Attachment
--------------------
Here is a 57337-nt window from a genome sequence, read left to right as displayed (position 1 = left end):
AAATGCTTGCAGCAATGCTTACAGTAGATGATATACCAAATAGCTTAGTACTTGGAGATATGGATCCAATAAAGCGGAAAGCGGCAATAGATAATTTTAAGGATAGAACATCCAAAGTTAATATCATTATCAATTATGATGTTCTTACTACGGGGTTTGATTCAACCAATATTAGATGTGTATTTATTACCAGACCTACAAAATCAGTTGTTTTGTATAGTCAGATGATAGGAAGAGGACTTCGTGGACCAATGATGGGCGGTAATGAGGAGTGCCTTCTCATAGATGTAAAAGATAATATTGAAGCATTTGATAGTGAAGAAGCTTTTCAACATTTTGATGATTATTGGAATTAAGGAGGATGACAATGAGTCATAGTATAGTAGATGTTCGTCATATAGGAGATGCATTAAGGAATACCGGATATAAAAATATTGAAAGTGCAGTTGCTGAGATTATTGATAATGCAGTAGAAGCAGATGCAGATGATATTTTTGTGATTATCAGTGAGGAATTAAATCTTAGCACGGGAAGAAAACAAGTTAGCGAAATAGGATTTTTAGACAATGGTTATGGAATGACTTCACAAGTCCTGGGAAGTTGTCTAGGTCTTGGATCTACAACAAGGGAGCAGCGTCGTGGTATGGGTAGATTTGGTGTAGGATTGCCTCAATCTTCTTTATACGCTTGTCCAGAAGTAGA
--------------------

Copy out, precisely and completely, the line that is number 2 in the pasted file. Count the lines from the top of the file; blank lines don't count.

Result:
AAATGCTTGCAGCAATGCTTACAGTAGATGATATACCAAATAGCTTAGTACTTGGAGATATGGATCCAATAAAGCGGAAAGCGGCAATAGATAATTTTAAGGATAGAACATCCAAAGTTAATATCATTATCAATTATGATGTTCTTACTACGGGGTTTGATTCAACCAATATTAGATGTGTATTTATTACCAGACCTACAAAATCAGTTGTTTTGTATAGTCAGATGATAGGAAGAGGACTTCGTGGACCAATGATGGGCGGTAATGAGGAGTGCCTTCTCATAGATGTAAAAGATAATATTGAAGCATTTGATAGTGAAGAAGCTTTTCAACATTTTGATGATTATTGGAATTAAGGAGGATGACAATGAGTCATAGTATAGTAGATGTTCGTCATATAGGAGATGCATTAAGGAATACCGGATATAAAAATATTGAAAGTGCAGTTGCTGAGATTATTGATAATGCAGTAGAAGCAGATGCAGATGATATTTTTGTGATTATCAGTGAGGAATTAAATCTTAGCACGGGAAGAAAACAAGTTAGCGAAATAGGATTTTTAGACAATGGTTATGGAATGACTTCACAAGTCCTGGGAAGTTGTCTAGGTCTTGGATCTACAACAAGGGAGCAGCGTCGTGGTATGGGTAGATTTGGTGTAGGATTGCCTCAATCTTCTTTATACGCTTGTCCAGAAGTAGA